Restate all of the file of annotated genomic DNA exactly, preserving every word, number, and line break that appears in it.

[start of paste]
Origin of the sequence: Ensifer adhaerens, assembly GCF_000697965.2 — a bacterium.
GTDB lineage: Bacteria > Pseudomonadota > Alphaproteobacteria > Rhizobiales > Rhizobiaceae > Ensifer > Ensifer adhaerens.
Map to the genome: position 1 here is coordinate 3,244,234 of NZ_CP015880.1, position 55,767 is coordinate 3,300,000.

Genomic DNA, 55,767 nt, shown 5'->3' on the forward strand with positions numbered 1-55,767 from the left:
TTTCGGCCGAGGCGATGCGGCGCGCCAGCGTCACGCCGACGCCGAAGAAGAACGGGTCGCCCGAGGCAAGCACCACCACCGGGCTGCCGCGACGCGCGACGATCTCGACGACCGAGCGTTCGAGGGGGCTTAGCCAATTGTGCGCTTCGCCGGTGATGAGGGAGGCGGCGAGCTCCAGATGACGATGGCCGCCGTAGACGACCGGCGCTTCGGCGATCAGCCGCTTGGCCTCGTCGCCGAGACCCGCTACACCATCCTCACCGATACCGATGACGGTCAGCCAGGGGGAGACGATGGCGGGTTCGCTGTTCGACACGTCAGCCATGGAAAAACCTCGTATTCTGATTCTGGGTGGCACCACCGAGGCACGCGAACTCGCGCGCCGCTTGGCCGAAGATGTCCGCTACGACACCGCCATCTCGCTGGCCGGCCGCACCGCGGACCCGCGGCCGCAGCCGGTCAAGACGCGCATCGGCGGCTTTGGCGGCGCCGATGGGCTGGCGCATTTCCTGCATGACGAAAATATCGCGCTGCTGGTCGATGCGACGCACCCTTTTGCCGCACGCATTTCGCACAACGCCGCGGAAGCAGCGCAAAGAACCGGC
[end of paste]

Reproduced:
Origin of the sequence: Ensifer adhaerens, assembly GCF_000697965.2 — a bacterium.
GTDB lineage: Bacteria > Pseudomonadota > Alphaproteobacteria > Rhizobiales > Rhizobiaceae > Ensifer > Ensifer adhaerens.
Map to the genome: position 1 here is coordinate 3,244,234 of NZ_CP015880.1, position 55,767 is coordinate 3,300,000.

Genomic DNA, 55,767 nt, shown 5'->3' on the forward strand with positions numbered 1-55,767 from the left:
TTTCGGCCGAGGCGATGCGGCGCGCCAGCGTCACGCCGACGCCGAAGAAGAACGGGTCGCCCGAGGCAAGCACCACCACCGGGCTGCCGCGACGCGCGACGATCTCGACGACCGAGCGTTCGAGGGGGCTTAGCCAATTGTGCGCTTCGCCGGTGATGAGGGAGGCGGCGAGCTCCAGATGACGATGGCCGCCGTAGACGACCGGCGCTTCGGCGATCAGCCGCTTGGCCTCGTCGCCGAGACCCGCTACACCATCCTCACCGATACCGATGACGGTCAGCCAGGGGGAGACGATGGCGGGTTCGCTGTTCGACACGTCAGCCATGGAAAAACCTCGTATTCTGATTCTGGGTGGCACCACCGAGGCACGCGAACTCGCGCGCCGCTTGGCCGAAGATGTCCGCTACGACACCGCCATCTCGCTGGCCGGCCGCACCGCGGACCCGCGGCCGCAGCCGGTCAAGACGCGCATCGGCGGCTTTGGCGGCGCCGATGGGCTGGCGCATTTCCTGCATGACGAAAATATCGCGCTGCTGGTCGATGCGACGCACCCTTTTGCCGCACGCATTTCGCACAACGCCGCGGAAGCAGCGCAAAGAACCGGC